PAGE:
With everyone writing obituaries and whatnot for the emerging church movement, and with myself coming across more and more as a critic, I feel a personal push towards taking a time-out to recollect some positives and praise for a movement, that while mixed, and in many ways losing momentum and splintering, has been significant for me in my journey.
1. My initial intro to the emerging church movement came in a seminar with (yes, believe it or not) Doug Pagitt and Mark Driscoll together. On a personal level, at a low point in my life and faith, feeling burnt out and burned, they talked about a postmodern (hey! Remember that word??) approach to faith that was more about Jesus than institution, and more about life in the way of Jesus that made a difference in the world and less about a focus on getting people over the goal-line of decision and their rears into heaven. All of that resonated with me deeply. Brian McLaren's books The Church on the Other Side and More Ready Than You Realize, Len Sweet's Postmodern Pilgrims, an Origins conference with Erwin McManus (and many of his books)... all of these kept my vision and heart for faith and church together even while I worked out on a personal level some things I needed to get sorted that threatened to shipwreck me. And even though now I find myself more often than not pushing back against BOTH Driscoll and Pagitt from my tiny speck of middle ground, I'm eternally grateful that at just the right time, God allowed our paths to cross.
2. On a theological level, whether they were ever really connected with the emerging church or not, people like Todd Hunter and Dallas Willard, Rob Bell and Ruth Haley Barton all became introduced to me through the EC. And they have all had profound impacts on my thinking about God and faith. Todd Hunter gave me an expanded view of the Gospel and the Kingdom that continues to shape me today- and he did it at various Emerging Churchy type things like the Emergent Convention (remember those??) and Off the Map. Rob Bell, while cool and all, and inability to boil down the Gospel to 140 characters aside (I kid, I kid), proved to be a game-changer for me, mainly by introducing me to William Webb and the redemptive hermeneutic, something that has been massively forming for me. His simple explanation of Webb's take on the redemptive arc in Scripture set in motion for me a internal movement that led me to a completely different view of women in leadership and has shaped Evergreen for the better.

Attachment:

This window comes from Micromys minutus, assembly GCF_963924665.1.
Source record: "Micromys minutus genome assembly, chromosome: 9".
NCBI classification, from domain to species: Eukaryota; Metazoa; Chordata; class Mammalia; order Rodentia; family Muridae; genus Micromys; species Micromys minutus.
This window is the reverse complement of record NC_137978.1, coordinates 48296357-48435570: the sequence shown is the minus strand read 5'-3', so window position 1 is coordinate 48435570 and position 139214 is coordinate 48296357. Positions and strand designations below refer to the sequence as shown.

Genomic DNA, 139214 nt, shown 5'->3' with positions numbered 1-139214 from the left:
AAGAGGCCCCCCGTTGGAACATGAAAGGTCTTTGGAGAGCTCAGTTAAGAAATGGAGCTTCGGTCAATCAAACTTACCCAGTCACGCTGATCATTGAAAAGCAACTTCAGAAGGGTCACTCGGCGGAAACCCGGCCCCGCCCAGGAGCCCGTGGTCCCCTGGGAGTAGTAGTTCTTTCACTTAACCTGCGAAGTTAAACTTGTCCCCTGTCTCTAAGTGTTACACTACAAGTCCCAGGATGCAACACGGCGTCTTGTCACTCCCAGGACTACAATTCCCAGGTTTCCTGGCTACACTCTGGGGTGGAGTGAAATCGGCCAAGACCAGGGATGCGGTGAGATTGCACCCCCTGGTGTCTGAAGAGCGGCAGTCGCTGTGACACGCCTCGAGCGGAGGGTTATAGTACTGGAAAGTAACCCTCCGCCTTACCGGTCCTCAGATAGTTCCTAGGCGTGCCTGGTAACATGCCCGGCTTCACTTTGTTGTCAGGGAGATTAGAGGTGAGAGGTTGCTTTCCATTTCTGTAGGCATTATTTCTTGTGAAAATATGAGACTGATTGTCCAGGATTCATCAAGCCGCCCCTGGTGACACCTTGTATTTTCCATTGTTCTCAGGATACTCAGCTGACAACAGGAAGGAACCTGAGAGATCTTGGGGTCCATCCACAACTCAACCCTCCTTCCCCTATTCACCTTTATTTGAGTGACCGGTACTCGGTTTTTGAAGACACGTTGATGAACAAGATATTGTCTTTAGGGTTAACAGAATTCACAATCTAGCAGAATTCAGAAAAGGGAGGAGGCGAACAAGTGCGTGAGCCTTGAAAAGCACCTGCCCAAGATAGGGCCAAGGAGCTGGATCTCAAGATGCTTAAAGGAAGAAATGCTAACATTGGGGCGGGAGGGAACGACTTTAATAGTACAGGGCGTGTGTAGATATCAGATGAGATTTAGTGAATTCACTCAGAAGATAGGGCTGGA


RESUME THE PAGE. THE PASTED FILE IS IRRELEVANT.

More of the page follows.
3. On a pastoral/church level, the emerging church conversation broadened my ecclesiastical horizons and helped me to see God at work in all kinds of expressions of Church. But even more so, it gave me the freedom to think outside the boundary lines I had previously limited myself to in terms of what Church could and should be. It introduced me to ideas of a more organic approach, helped shape my thinking on flattened leadership structures and, in a sense, gave me "permission" to try something as crazy as church in a pub.
4. On a missional level, it's largely been through the emerging church that I've been turned on to voices in the missional stream of thinking, like Michael Frost and Alan Hirsch, voices which continue to shape my way of thinking and orientation in the world and which continue to challenge, stretch and even confound and frustrate me- all good things and sorely needed.
5. Finally, I credit the emerging church movement/impulse with a renewed emphasis in my own heart, in my city, and in the American church in general towards justice and the poor. If you think the emerging church has just been all talk, and no practical good in the world, you haven't had your eyes open for the last ten years. The amount of influence the emerging church has wielded in terms of getting the sleeping giant of the American church off its rear and into the game in terms of helping the poor both locally and globally has been WAY out of proportion to its size and influence in other areas (though it has had influence in other areas). While the biggest churches in America ten years ago were hosting conferences on how to grow your church even bigger, today they host conferences about, push people towards and resource (for example) the fight against AIDS in Africa, clean water around the world and more. Ten years ago much of evangelicalism in the West had its head in the sand in regards to global poverty and today the landscape looks very different. And while a concern for justice and the poor didn't originate with the emerging church, I think a renewed consciousness about and concern for the poor among can largely be credited to the "prophetic" emerging voices of people like Shane Claiborne and feeling the pressure of all these small emerging communities (some of which have grown into big, city-impacting churches like Imago Dei) that were getting it done in ways that their more-established and better-resourced churches weren't.
All in all, I'm grateful for the impact of the Emerging Church on my life- while I feel like we've grown apart in some ways (I just need to see other movements... really, it's not you, it's me. Okay, it is kind of you), and while I feel like there's some significant tares in amongst all the wheat there, for today, I'm choosing to see and be thankful for the good.